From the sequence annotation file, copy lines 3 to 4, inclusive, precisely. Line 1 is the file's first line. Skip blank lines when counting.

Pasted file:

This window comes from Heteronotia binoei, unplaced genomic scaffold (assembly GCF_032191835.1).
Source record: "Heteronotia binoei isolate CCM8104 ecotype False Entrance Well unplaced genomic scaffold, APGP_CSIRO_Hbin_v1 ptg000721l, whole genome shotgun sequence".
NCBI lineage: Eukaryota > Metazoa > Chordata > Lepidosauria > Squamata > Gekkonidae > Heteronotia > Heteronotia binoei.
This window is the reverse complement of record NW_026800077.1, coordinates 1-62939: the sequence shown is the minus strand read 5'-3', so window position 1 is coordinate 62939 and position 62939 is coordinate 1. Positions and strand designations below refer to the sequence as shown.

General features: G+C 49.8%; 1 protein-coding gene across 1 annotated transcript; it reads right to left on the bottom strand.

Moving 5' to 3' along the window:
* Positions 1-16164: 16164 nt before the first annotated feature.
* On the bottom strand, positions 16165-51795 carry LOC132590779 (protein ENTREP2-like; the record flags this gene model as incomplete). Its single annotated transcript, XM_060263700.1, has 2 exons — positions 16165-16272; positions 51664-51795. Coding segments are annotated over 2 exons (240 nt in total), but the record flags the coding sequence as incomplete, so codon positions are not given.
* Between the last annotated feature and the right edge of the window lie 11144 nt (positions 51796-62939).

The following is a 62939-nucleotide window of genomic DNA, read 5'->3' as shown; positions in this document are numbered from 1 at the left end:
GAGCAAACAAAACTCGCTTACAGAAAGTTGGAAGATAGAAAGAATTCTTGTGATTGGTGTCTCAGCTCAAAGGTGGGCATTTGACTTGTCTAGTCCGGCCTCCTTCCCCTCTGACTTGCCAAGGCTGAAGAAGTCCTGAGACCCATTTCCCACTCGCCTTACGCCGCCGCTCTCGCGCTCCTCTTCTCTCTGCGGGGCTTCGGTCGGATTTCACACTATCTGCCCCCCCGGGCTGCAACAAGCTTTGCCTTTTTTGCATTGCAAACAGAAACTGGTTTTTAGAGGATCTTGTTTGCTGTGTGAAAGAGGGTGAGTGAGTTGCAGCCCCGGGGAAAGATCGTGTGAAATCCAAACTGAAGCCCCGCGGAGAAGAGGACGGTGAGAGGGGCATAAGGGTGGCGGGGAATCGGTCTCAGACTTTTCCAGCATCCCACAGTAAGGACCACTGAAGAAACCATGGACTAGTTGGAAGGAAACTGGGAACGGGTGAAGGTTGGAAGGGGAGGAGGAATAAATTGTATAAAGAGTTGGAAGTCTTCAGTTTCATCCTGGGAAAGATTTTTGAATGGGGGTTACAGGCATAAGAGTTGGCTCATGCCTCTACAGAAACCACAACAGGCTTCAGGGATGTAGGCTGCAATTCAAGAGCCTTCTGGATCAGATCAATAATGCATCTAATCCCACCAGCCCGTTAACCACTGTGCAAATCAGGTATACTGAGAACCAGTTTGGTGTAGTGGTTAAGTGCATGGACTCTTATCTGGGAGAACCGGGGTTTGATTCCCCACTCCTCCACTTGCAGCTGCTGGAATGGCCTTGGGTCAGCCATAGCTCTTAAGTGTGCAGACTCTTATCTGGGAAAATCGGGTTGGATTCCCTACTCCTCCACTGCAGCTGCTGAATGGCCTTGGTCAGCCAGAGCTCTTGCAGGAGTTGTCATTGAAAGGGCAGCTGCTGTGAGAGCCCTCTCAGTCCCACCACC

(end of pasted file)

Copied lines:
NCBI lineage: Eukaryota > Metazoa > Chordata > Lepidosauria > Squamata > Gekkonidae > Heteronotia > Heteronotia binoei.
This window is the reverse complement of record NW_026800077.1, coordinates 1-62939: the sequence shown is the minus strand read 5'-3', so window position 1 is coordinate 62939 and position 62939 is coordinate 1. Positions and strand designations below refer to the sequence as shown.